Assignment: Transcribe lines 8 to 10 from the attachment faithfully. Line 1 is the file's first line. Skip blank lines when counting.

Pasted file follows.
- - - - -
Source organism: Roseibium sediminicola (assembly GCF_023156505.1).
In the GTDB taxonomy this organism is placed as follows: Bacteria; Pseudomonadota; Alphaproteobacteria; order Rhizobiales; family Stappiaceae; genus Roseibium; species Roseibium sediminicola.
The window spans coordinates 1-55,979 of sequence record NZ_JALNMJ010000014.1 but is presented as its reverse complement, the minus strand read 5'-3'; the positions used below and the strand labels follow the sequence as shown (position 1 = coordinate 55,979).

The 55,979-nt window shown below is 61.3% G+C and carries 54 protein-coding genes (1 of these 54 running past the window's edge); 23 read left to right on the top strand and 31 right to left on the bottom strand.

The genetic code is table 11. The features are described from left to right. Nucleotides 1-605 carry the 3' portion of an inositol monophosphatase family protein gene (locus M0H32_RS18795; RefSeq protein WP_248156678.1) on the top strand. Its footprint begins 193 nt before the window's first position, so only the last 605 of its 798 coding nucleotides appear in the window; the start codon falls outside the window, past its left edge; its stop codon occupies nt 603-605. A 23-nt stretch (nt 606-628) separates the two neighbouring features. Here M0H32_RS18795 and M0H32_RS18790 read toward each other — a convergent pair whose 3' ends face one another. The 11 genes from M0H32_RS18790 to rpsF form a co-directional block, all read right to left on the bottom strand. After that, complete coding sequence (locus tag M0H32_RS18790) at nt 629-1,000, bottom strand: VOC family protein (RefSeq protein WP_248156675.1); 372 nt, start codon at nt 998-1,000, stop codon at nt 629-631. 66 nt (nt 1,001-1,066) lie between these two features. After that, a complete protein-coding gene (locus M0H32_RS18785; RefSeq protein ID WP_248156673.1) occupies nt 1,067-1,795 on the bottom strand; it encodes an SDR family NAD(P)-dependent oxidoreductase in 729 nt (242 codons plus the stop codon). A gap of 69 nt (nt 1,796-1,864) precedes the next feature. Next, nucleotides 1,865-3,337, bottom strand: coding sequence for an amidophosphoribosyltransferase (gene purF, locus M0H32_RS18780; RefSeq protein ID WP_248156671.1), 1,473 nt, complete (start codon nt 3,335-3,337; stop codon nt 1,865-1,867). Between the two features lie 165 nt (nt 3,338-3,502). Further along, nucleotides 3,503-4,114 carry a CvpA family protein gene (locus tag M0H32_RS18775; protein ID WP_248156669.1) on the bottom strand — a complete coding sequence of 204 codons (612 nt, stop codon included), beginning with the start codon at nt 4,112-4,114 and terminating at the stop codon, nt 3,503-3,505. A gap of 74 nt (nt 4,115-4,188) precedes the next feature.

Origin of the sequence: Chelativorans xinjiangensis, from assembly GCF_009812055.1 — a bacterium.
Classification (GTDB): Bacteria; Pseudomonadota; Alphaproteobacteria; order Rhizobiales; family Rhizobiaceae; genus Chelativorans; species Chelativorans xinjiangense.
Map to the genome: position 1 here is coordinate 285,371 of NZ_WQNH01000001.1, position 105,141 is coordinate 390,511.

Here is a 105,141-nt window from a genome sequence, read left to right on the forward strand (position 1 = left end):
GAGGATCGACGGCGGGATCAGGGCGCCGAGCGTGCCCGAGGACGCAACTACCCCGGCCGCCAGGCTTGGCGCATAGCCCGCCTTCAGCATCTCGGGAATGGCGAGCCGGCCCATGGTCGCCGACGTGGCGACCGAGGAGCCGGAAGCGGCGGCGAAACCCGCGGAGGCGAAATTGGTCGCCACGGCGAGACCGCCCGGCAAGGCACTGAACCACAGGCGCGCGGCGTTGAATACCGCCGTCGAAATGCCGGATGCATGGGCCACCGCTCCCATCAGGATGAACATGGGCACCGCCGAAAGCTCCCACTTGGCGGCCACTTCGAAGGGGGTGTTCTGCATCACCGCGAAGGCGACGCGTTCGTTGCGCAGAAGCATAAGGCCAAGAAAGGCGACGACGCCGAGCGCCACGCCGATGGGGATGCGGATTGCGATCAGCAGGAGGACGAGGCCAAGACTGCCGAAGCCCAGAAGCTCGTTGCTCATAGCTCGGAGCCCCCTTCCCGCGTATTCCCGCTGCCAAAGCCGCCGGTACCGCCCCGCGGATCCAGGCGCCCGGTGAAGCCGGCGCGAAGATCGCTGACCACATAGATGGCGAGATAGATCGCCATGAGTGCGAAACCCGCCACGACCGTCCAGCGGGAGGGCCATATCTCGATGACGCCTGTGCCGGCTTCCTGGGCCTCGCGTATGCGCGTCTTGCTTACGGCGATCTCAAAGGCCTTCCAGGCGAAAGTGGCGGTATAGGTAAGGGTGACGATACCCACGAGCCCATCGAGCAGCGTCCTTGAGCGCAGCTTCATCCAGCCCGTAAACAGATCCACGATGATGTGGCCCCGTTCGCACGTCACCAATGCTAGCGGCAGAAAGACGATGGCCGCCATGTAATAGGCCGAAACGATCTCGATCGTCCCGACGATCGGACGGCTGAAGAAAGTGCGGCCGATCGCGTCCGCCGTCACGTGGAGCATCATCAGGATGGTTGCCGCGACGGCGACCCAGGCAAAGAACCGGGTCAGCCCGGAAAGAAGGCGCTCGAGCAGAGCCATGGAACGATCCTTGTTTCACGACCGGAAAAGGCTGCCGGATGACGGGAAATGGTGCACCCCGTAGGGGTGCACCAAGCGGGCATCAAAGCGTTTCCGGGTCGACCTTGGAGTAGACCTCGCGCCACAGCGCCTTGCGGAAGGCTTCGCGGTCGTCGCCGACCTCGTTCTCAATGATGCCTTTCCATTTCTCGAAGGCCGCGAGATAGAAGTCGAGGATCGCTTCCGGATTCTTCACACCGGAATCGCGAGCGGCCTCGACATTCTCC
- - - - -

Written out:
Map to the genome: position 1 here is coordinate 285,371 of NZ_WQNH01000001.1, position 105,141 is coordinate 390,511.

Here is a 105,141-nt window from a genome sequence, read left to right on the forward strand (position 1 = left end):
GAGGATCGACGGCGGGATCAGGGCGCCGAGCGTGCCCGAGGACGCAACTACCCCGGCCGCCAGGCTTGGCGCATAGCCCGCCTTCAGCATCTCGGGAATGGCGAGCCGGCCCATGGTCGCCGACGTGGCGACCGAGGAGCCGGAAGCGGCGGCGAAACCCGCGGAGGCGAAATTGGTCGCCACGGCGAGACCGCCCGGCAAGGCACTGAACCACAGGCGCGCGGCGTTGAATACCGCCGTCGAAATGCCGGATGCATGGGCCACCGCTCCCATCAGGATGAACATGGGCACCGCCGAAAGCTCCCACTTGGCGGCCACTTCGAAGGGGGTGTTCTGCATCACCGCGAAGGCGACGCGTTCGTTGCGCAGAAGCATAAGGCCAAGAAAGGCGACGACGCCGAGCGCCACGCCGATGGGGATGCGGATTGCGATCAGCAGGAGGACGAGGCCAAGACTGCCGAAGCCCAGAAGCTCGTTGCTCATAGCTCGGAGCCCCCTTCCCGCGTATTCCCGCTGCCAAAGCCGCCGGTACCGCCCCGCGGATCCAGGCGCCCGGTGAAGCCGGCGCGAAGATCGCTGACCACATAGATGGCGAGATAGATCGCCATGAGTGCGAAACCCGCCACGACCGTCCAGCGGGAGGGCCATATCTCGATGACGCCTGTGCCGGCTTCCTGGGCCTCGCGTATGCGCGTCTTGCTTACGGCGATCTCAAAGGCCTTCCAGGCGAAAGTGGCGGTATAGGTAAGGGTGACGATACCCACGAGCCCATCGAGCAGCGTCCTTGAGCGCAGCTTCATCCAGCCCGTAAACAGATCCACGATGATGTGGCCCCGTTCGCACGTCACCAATGCTAGCGGCAGAAAGACGATGGCCGCCATGTAATAGGCCGAAACGATCTCGATCGTCCCGACGATCGGACGGCTGAAGAAAGTGCGGCCGATCGCGTCCGCCGTCACGTGGAGCATCATCAGGATGGTTGCCGCGACGGCGACCCAGGCAAAGAACCGGGTCAGCCCGGAAAGAAGGCGCTCGAGCAGAGCCATGGAACGATCCTTGTTTCACGACCGGAAAAGGCTGCCGGATGACGGGAAATGGTGCACCCCGTAGGGGTGCACCAAGCGGGCATCAAAGCGTTTCCGGGTCGACCTTGGAGTAGACCTCGCGCCACAGCGCCTTGCGGAAGGCTTCGCGGTCGTCGCCGACCTCGTTCTCAATGATGCCTTTCCATTTCTCGAAGGCCGCGAGATAGAAGTCGAGGATCGCTTCCGGATTCTTCACACCGGAATCGCGAGCGGCCTCGACATTCTCC